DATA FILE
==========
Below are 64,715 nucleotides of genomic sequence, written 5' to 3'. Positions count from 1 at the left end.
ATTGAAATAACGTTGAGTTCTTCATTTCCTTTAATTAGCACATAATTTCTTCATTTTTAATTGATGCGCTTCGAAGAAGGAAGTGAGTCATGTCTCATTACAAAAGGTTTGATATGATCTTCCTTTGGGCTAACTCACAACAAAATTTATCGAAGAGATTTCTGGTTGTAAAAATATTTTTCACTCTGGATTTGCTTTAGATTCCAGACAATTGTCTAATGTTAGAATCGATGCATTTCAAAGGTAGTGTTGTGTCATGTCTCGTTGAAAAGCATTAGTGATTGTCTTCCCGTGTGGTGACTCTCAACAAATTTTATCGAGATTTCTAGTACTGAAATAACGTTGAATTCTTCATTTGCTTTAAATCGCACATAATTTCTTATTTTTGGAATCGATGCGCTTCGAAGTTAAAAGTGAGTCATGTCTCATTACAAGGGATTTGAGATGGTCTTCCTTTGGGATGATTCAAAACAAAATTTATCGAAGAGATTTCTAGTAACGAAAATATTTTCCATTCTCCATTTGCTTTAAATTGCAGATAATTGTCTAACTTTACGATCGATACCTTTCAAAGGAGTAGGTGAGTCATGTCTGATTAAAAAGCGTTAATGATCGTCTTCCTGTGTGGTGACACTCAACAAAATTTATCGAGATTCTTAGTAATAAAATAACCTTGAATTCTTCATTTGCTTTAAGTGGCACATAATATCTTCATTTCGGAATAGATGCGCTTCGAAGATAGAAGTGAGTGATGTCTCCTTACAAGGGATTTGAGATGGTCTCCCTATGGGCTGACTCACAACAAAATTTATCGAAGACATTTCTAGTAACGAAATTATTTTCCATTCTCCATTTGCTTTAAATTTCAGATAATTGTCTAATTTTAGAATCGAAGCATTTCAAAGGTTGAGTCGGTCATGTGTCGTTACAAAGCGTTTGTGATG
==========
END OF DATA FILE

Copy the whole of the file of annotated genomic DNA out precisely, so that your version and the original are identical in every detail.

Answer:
Below are 64,715 nucleotides of genomic sequence, written 5' to 3'. Positions count from 1 at the left end.
ATTGAAATAACGTTGAGTTCTTCATTTCCTTTAATTAGCACATAATTTCTTCATTTTTAATTGATGCGCTTCGAAGAAGGAAGTGAGTCATGTCTCATTACAAAAGGTTTGATATGATCTTCCTTTGGGCTAACTCACAACAAAATTTATCGAAGAGATTTCTGGTTGTAAAAATATTTTTCACTCTGGATTTGCTTTAGATTCCAGACAATTGTCTAATGTTAGAATCGATGCATTTCAAAGGTAGTGTTGTGTCATGTCTCGTTGAAAAGCATTAGTGATTGTCTTCCCGTGTGGTGACTCTCAACAAATTTTATCGAGATTTCTAGTACTGAAATAACGTTGAATTCTTCATTTGCTTTAAATCGCACATAATTTCTTATTTTTGGAATCGATGCGCTTCGAAGTTAAAAGTGAGTCATGTCTCATTACAAGGGATTTGAGATGGTCTTCCTTTGGGATGATTCAAAACAAAATTTATCGAAGAGATTTCTAGTAACGAAAATATTTTCCATTCTCCATTTGCTTTAAATTGCAGATAATTGTCTAACTTTACGATCGATACCTTTCAAAGGAGTAGGTGAGTCATGTCTGATTAAAAAGCGTTAATGATCGTCTTCCTGTGTGGTGACACTCAACAAAATTTATCGAGATTCTTAGTAATAAAATAACCTTGAATTCTTCATTTGCTTTAAGTGGCACATAATATCTTCATTTCGGAATAGATGCGCTTCGAAGATAGAAGTGAGTGATGTCTCCTTACAAGGGATTTGAGATGGTCTCCCTATGGGCTGACTCACAACAAAATTTATCGAAGACATTTCTAGTAACGAAATTATTTTCCATTCTCCATTTGCTTTAAATTTCAGATAATTGTCTAATTTTAGAATCGAAGCATTTCAAAGGTTGAGTCGGTCATGTGTCGTTACAAAGCGTTTGTGATG